- Outside of commodities and the U.S. dollar, investors are struggling to generate positive total returns in 2022.
- Year-to-date, WisdomTree High Dividend strategies outperformed comparable cap-weighted indexes by over 1000 basis points in developed and over 600 basis points in emerging markets.
- In emerging markets, WisdomTree’s high dividend approach has led to an annualized total return advantage of 9.4% per year over non-dividend payers in the MSCI Emerging Markets Index.
If there was only one global investment theme over the last five years, it was a focus on technology and consumer discretionary sectors. Not having meaningful exposure to tech or the consumer almost guaranteed underperformance versus the benchmark over that period.
In 2022, the theme that is emerging around the world is not simply value versus growth, but rather dividend versus non-dividend payers.
Outside of commodities and the U.S. dollar, investors are struggling to generate positive total returns in 2022. As of June 30, the U.S. market is down 19.96%. International and emerging markets are trailing closely behind with negative returns of 19.57% and 17.63%, as represented by the MSCI EAFE and MSCI Emerging Markets Indexes. While many attribute this to a shift from growth to value, focusing on dividend payers rather than non-dividend payers actually generated even higher returns, even within the value segment.
Year-to-Date Returns, as of 6/30/22
Year-to-date, WisdomTree High Dividend strategies outperformed comparable cap-weighted indexes by over 1000 basis points in developed and over 600 basis points in emerging markets.
- WisdomTree strategies had approximately two-thirds of their portfolio weight allocated to the top dividend yield quintile versus less than 20% for the market cap-weighted indexes, a significant differential.
- An underweight allocation to the non-dividend paying segment of the market was another large contributor to performance. Cap-weighted indexes allocated from 5% to 16% to this segment. In contrast, WisdomTree Indexes allocated less than 1%, as our strategies only include dividend payers at annual reconstitution.
Put another way, allocating to dividend payers has dampened volatility and resulted in higher total returns in both developed and emerging markets. In addition to adding value by what you own, you also added value by what you didn’t own.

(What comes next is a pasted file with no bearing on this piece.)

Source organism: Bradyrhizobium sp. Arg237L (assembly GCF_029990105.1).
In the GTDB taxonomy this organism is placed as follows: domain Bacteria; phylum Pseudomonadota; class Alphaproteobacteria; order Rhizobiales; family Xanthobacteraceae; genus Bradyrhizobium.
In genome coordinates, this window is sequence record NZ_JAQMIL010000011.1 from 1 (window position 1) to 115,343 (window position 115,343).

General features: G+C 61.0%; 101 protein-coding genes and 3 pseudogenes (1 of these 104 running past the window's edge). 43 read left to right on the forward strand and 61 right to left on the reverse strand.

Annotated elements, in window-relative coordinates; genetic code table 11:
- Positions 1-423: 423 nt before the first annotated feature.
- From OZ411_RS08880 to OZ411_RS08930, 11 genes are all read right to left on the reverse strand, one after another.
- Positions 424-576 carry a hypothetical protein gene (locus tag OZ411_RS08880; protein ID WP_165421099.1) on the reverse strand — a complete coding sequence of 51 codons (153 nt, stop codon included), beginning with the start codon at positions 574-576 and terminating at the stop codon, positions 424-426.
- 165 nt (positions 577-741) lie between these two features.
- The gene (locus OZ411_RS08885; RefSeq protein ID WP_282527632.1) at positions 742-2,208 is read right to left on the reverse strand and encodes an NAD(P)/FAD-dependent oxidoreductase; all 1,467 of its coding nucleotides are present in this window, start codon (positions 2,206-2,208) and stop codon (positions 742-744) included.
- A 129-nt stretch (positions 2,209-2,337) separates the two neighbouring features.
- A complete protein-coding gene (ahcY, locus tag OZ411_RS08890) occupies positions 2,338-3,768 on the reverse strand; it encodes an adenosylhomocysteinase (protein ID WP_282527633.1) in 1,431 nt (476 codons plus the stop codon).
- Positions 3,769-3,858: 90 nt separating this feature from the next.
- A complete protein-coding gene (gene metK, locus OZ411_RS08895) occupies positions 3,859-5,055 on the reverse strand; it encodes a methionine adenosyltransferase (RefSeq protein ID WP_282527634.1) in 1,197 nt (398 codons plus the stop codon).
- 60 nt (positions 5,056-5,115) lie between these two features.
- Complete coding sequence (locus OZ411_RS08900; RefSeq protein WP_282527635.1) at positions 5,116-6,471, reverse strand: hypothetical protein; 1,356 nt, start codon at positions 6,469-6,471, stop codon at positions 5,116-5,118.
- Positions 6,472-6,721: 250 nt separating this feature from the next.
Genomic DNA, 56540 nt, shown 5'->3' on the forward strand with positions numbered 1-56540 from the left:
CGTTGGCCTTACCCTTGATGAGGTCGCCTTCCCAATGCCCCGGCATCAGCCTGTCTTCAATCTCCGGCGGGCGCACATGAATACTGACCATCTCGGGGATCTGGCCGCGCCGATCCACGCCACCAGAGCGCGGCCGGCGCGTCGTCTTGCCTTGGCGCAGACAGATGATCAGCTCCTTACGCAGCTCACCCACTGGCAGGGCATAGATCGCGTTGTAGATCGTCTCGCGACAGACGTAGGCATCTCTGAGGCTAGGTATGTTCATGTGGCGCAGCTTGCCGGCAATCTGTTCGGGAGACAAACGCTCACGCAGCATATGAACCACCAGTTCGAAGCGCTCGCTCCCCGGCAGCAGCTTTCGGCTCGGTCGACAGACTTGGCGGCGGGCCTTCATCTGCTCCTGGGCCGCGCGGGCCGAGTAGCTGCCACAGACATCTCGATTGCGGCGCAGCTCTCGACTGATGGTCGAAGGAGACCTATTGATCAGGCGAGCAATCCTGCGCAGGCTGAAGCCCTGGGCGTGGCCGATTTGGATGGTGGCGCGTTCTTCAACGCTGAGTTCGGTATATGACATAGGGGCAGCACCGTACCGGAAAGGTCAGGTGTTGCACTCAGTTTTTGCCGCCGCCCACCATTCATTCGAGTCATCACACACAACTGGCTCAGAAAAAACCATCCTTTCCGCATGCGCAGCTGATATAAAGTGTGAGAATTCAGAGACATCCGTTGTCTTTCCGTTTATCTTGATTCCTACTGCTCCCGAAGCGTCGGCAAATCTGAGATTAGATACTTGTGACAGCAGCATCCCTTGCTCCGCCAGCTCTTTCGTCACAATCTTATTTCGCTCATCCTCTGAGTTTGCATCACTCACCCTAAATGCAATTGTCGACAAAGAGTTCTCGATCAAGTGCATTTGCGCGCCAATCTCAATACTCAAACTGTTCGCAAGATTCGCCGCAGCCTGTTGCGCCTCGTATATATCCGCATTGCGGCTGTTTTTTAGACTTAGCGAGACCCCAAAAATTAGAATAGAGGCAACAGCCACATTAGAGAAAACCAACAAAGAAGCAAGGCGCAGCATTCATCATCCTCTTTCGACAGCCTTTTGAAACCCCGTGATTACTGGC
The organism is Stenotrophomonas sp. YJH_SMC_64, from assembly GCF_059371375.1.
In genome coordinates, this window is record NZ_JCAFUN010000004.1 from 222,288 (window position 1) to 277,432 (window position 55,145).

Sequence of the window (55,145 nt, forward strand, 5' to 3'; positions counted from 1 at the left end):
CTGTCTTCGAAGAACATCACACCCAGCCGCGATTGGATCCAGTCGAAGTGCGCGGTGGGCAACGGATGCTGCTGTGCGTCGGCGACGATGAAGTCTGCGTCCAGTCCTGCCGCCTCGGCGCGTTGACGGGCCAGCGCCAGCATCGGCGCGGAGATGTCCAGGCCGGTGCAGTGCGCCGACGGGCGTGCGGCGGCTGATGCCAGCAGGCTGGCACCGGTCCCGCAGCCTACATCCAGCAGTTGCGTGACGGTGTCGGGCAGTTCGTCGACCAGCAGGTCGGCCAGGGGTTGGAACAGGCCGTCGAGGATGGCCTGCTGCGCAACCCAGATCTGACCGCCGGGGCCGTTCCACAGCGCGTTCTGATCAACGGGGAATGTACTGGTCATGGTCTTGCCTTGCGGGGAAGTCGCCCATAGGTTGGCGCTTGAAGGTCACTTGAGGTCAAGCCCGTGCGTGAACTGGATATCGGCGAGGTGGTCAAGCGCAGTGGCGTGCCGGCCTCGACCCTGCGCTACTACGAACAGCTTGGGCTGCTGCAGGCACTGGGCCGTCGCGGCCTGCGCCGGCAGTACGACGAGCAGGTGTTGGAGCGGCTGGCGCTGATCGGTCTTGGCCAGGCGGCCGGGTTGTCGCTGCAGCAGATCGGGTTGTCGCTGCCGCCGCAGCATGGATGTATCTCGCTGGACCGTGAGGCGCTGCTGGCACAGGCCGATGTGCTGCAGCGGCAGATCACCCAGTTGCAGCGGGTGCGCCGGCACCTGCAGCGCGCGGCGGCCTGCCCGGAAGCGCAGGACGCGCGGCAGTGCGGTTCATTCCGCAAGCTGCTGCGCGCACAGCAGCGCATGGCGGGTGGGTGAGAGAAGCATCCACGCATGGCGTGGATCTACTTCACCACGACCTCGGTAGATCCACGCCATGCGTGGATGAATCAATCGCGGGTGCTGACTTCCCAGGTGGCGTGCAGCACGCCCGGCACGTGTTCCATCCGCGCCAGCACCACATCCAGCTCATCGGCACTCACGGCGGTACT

While it may be easy to pass this off as a short-term fad, what’s interesting is that we are starting to see a rotation in longer-term U.S. performance as well. While there has been a wider dispersion among non-dividend payers in broad-market cap-weighted indexes, we are also starting to see a more marked shift among the value segment. In the chart below, we show that since inception, non-dividend payers have historically outperformed. However, we think that this may be an area of opportunity as investors think about the characteristics they are looking for in value.
Since-Inception Returns, as of 6/30/22
Outside the U.S., a higher percentage of companies tend to pay dividends. By focusing on the highest-yielding segments of the market, meaningful performance can be added relative to cap-weighted peers.
In emerging markets, WisdomTree’s high dividend approach has led to an annualized total return advantage of 9.4% per year over non-dividend payers in the MSCI Emerging Markets Index.
In sum, allocations to tech and consumer discretionary became the key differentiator in total returns over the last five years. As the market continues to look for global catalysts, we believe the rotation to value is still in its early days. Among this value rotation, we believe focusing on high dividends as opposed to low price-to-book may yield higher excess returns versus the market going forward.
Photo by Markus Winkler on Unsplash